Fostering Innovation In Education With Satellite Broadband – Kacific
Satellite broadband is a key enabler of the delivery of educational services in remote regions of the world, especially in the era of remote learning.
In developing regions of the world, the challenge to balance the continuing operations of schools and universities amid the unprecedented demands on healthcare has never been tougher. During the pandemic, remote education became a necessity instead of a good to have. However, in the underserved regions where there is little or no internet access, this may be a practical impossibility.
The education sector needs to move fast to implement connectivity solutions that are reliable and widely available. Even today, the two largest economies in the APAC region – Indonesia and the Philippines – have 73.7 and 67% internet penetration respectively. In less developed countries, such as Papua New Guinea, only 15.2% of the population has internet access. By operating geostationary Ka-band broadband satellites, Kacific is helping to bring high-speed, affordable internet to enhance connectivity for these critically underserved sectors, and empower innovation in education and healthcare. We have worked with key educational institutions in Papua New Guinea and the Solomon Islands, including more than a dozen Adventist high schools, colleges, and nursing schools, to deliver dependable connectivity solutions. In these typically remote facilities, where there is rarely any fixed-line or mobile internet infrastructure, satellite broadband solutions have proven essential in the innovation and continuation of learning. With global coverage, geostationary satellites can help overcome some of the biggest connectivity challenges in the sector, such as:
Why the education sector needs universal broadband connectivity
The modernization of education is a key driver of national development and progress, and digitization plays a central role in that process.
The pandemic has highlighted the urgent need for educational institutions to deliver reliable access to information in remote learning environments and to allow students to participate meaningfully in their education both inside and beyond the classroom. However, a widespread lack of connectivity in the less developed nations of the APAC region has made the so-called digital divide a glaring problem that has the potential to threaten the integrity of education for many years to come.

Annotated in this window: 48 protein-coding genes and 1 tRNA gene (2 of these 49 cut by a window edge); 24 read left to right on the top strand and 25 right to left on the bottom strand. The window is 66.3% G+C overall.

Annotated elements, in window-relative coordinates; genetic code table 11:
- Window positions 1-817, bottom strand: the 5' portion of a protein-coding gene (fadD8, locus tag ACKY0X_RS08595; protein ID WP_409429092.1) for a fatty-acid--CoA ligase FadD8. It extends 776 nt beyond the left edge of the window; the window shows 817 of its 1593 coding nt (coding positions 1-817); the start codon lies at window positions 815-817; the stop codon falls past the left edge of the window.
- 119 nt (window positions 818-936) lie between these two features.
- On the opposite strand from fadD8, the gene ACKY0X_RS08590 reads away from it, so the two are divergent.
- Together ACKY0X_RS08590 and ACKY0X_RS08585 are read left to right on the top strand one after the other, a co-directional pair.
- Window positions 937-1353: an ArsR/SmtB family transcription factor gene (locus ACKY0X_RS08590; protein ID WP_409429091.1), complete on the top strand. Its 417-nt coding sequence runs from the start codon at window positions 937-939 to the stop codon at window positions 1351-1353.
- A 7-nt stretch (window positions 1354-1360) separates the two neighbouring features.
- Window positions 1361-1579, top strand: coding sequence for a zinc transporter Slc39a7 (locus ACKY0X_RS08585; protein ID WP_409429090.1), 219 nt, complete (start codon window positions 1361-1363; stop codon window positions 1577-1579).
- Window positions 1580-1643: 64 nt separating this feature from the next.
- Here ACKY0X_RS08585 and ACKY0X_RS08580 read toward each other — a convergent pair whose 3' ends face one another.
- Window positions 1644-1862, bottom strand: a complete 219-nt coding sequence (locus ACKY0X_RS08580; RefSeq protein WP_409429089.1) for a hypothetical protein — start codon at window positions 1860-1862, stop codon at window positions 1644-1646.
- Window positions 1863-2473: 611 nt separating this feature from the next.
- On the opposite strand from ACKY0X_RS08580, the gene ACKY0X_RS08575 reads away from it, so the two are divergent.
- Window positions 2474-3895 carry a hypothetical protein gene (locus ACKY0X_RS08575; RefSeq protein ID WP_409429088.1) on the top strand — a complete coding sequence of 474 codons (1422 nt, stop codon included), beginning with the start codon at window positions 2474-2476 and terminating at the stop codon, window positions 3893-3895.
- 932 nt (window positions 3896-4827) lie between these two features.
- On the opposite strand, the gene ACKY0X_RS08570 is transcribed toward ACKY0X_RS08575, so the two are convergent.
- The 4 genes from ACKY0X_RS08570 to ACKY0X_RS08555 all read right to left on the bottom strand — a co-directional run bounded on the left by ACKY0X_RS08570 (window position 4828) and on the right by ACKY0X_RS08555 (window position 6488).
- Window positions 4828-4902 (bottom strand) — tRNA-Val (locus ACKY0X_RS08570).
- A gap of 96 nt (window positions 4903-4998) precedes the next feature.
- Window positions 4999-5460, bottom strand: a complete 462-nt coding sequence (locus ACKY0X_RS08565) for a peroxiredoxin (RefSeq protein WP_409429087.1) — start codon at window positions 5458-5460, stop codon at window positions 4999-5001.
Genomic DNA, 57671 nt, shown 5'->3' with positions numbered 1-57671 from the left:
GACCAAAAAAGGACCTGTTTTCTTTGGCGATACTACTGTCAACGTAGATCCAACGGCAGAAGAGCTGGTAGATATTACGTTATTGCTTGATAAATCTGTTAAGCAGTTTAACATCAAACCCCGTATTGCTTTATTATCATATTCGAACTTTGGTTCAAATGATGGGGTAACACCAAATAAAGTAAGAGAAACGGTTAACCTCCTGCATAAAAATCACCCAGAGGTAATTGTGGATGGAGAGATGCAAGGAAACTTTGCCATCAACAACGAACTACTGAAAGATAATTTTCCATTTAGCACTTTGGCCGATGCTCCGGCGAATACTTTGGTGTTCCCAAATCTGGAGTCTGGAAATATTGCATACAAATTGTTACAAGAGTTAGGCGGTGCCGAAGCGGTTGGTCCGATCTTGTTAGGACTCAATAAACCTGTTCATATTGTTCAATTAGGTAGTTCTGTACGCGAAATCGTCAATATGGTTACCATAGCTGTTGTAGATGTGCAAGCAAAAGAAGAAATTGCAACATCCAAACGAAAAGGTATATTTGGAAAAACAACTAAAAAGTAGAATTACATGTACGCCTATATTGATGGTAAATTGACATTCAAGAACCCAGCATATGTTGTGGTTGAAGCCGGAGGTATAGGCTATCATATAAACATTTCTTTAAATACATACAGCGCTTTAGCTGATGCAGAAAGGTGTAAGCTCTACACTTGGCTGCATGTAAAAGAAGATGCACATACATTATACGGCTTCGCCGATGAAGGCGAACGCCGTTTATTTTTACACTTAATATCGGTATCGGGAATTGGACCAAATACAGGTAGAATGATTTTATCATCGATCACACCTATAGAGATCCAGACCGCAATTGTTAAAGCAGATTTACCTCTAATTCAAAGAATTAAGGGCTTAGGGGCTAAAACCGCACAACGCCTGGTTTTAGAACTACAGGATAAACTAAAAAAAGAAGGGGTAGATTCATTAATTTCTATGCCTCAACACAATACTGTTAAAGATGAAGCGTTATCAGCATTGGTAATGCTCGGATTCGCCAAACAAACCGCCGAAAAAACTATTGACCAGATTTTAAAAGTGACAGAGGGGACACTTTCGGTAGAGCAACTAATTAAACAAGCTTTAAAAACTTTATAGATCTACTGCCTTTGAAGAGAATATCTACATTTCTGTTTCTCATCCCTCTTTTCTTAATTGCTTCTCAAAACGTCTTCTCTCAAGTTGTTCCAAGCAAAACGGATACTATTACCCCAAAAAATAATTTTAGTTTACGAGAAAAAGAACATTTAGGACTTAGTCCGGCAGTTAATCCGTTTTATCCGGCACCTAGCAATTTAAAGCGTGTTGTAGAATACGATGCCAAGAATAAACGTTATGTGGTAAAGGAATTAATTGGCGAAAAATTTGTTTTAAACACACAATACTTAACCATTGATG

Digital literacy is, after all, expected when it comes to higher education, hence the gap must be closed as early on as possible. Moreover, technological innovation in education can drive greater gender equality, especially in regions where girls are underrepresented in the classroom.
All educational technology (or ed tech) initiatives share the common goal of bringing equitable access to information to the classroom. For example, computer-based instruction necessitates the transmission of instruction modules to schools and remote learners, especially in a hybrid learning environment.
In the Philippines, Kacific has connected San Isidro National High School (SiNHS) in the Municipality of San Isidro, Province of Leyte. With Kacific’s Gigstarter plans, satellite broadband allowed the school to kick start their Virtual Regional SchoolBased Management System Validation (SBM) initiative. This allows the students and teachers to connect and in the teaching materials to grow alongside the rest of the regions.
With reliable broadband connectivity, SiNHS has achieved a School-Based Management practice of Level 3, making them a fully integrated and self-sustaining educational institution in the region today.
Interactive distance learning allows students and teachers to participate in broader learning programs, such as those that involve collaboration with classes in other regions. Providing educational materials goes beyond traditional textbooks to include a wealth of other engaging content, such as video and audio content. The list goes on.
How satellite broadband helps deliver equitable education
The APAC region faces some unique challenges and demands when it comes to connectivity in education and other sectors. With more than 10,000 inhabited islands in the region, it is a practical impossibility to deliver universal fixed-line internet connectivity. Mobile networks also have their limitations, especially as they have a limited range and are highly vulnerable to poor weather conditions during the monsoon season.
Satellite broadband is the key to solving the aforementioned connectivity challenges. Orbiting satellites in geostationary orbit offer a proven solution for relaying information between ground-based sending and receiving terminals. Although once considered a poor substitute for fixed-line and mobile terrestrial systems, satellite communications have evolved to the point where they can deliver a similar user experience in terms of speed and connection quality.
Moreover, they allow voice, video, and data to be sent anywhere in the world with a line of sight to the sky. This makes satellite internet the only truly viable solution for bringing connectivity to remote regions, as well as for providing connectivity even when existing terrestrial networks fail.